From top: Paul Murphy TD leads Protests outside South Dublin City Council offices yesterday; Michael Taft
What we need is an alternative to the current system of waste management.
Michael Taft writes:
The bin charges debacle is spiralling into chaos.
We have areas where two or three or four bin companies operate and other areas where companies are threatening to leave; escalating charges becoming an intolerable burden on many low-income households; considerable price variations between counties; off-shored private companies pursuing wage suppression to increase profits; considerable illegal dumping; charges for recycling which disincentivises a social good; and on and on.
This is not a waste management policy; it is a circus.
The Minister is set to introduce a freeze on bin charges which would at least give us some breathing space.
The following sets out an alternative outline to waste management. This is not a hard proposal; others will come up with better ideas.
However, it is clear that the current situation is not sustainable – from an environmental, economic, and social perspective.
1. A Public Service
Waste collection should be a public service. In the late 19th century great strides in public health came from water, sewerage and waste collection services; all provided as a public good.
We should return to this principle. This does not necessarily mean that waste collection would be provided directly by the local authority or some other public agency (but it could – see below).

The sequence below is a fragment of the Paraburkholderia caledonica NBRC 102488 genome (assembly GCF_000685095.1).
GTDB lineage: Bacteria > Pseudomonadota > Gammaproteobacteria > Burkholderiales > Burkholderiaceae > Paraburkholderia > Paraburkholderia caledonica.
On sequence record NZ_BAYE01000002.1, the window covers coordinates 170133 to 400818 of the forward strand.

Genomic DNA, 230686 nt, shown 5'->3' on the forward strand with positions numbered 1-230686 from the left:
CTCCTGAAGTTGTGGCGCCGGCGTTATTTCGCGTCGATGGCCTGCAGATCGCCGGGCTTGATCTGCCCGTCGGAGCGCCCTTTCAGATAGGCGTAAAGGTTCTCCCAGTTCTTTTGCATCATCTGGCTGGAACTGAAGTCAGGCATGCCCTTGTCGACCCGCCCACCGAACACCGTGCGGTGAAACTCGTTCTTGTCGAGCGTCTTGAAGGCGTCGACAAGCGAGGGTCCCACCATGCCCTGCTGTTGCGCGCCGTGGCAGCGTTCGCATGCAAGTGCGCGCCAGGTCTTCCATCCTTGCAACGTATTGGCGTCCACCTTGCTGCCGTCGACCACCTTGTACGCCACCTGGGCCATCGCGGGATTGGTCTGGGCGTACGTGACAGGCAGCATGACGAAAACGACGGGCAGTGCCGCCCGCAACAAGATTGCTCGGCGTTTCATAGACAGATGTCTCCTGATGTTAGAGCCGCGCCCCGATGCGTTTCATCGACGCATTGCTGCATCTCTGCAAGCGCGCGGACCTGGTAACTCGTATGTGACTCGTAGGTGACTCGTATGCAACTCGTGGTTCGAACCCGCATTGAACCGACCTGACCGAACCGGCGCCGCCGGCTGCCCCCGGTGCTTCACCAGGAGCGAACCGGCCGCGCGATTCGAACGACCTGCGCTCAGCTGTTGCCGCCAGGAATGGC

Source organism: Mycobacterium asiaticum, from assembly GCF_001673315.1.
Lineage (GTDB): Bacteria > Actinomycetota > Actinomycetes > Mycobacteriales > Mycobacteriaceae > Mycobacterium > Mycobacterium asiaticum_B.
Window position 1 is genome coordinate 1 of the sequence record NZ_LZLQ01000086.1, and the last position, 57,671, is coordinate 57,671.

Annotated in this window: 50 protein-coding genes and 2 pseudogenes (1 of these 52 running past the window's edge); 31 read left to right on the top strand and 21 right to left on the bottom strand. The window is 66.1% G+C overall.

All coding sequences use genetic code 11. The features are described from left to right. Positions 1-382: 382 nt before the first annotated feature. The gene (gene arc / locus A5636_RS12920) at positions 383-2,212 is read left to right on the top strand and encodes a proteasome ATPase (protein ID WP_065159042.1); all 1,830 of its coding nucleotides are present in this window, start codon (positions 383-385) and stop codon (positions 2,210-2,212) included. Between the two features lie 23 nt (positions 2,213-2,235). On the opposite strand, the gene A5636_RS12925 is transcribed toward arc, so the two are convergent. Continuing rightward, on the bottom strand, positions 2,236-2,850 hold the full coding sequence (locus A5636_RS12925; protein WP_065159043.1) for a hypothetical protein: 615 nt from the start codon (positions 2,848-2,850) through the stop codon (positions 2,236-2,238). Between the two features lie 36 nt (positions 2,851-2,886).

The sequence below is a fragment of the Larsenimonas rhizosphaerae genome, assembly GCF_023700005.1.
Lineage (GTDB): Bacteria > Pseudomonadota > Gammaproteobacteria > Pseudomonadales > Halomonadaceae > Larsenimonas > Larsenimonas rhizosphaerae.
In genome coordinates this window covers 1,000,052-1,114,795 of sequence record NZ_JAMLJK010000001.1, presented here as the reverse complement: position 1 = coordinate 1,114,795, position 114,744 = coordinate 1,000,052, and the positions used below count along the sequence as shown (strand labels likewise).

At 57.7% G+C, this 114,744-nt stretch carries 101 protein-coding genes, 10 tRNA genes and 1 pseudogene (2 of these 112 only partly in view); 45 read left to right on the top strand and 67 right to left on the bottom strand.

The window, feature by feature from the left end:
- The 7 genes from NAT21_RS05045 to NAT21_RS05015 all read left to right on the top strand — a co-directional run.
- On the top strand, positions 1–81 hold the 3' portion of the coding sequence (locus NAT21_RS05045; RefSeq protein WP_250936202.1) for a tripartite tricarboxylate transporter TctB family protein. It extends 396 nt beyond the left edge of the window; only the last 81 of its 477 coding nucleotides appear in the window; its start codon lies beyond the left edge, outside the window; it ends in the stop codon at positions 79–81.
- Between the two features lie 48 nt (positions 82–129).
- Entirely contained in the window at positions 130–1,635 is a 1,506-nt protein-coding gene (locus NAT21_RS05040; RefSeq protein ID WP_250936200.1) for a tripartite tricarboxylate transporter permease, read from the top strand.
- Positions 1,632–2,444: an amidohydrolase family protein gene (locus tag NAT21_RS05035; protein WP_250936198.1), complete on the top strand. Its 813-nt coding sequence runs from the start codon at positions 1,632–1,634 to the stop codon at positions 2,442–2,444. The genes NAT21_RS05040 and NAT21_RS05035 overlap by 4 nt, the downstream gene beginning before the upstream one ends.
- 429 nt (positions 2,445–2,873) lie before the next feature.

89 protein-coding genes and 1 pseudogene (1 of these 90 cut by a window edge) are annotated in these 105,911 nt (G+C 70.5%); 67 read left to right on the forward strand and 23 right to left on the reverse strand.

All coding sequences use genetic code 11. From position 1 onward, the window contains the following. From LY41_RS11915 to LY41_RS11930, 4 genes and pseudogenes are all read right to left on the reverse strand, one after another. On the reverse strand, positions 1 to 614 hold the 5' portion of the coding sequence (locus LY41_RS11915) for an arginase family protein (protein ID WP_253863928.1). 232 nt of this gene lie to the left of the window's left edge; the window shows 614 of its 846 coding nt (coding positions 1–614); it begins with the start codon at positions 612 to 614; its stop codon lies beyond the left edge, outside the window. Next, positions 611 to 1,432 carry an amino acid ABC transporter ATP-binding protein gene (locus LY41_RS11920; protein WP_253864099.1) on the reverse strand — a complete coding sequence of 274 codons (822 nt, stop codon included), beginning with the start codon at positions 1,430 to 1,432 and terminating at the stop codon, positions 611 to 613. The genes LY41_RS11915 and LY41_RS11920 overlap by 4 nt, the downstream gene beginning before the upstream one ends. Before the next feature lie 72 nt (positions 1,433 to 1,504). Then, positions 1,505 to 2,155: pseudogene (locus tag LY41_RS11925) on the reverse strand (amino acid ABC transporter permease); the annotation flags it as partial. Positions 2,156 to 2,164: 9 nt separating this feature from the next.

However, rather than relying on market-forces to provide the service or set the charges, local authorities should re-assert active management and control of waste collection.
2. Service Provision
Each local authority would have the choice to either:
(a) Provide waste collection directly, or
(b) Franchise out the waste collection to a single operator in a single area.
The latter would, at least, end the competition ‘within the market’ and replace it with competition ‘for the market’. Companies could bid for areas but they would have to comply with a strict protocol covering service quality and workplace relations.
However, under this system they would not set the rate or collect charges. They would merely bid on the cost of providing the service.
As a complement, or an alternative route, a national public agency could be established which would act on an agency basis for local authorities.
This agency would advise local authorities on costs, help roll out a directly provided waste service (e.g. local authorities could be facilitated to combine to achieve economies of scale and efficencies) or manage the franchising administration.
3. Financing Service Provision
It is difficult to estimate how much households nationally spend on waste collection. Prices are higher outside Dublin – in some cases considerable so. In 2006 the Ombudsman showed average yearly charges ranging from €200 to €400 a year.
The CSO’s Household Budget Survey – from 2009/10 – shows a national average of approximately €200 per year per household.
This should be treated as a proxy as it includes sewerage and skip hire but these make up only a small expense relative to waste. In any event, the distribution of costs would be approximately the same.
Unsurprisingly, the distribution of costs is highly regressive – given that waste charges are not related to income.
The lowest 10 percent income cohort pays more than five times the amount as the highest 10 percent – measured as a proportion of disposable income; and nearly three times the national average.
We could bring the entire cost be brought back into general taxation with free provision of service. There are two potential problems with this.
First, is the opportunity cost: with so many areas crying out for resources (housing, health, education, investment, social protection, a range of public services), the new expense of free waste collection would crowd out spending in other areas.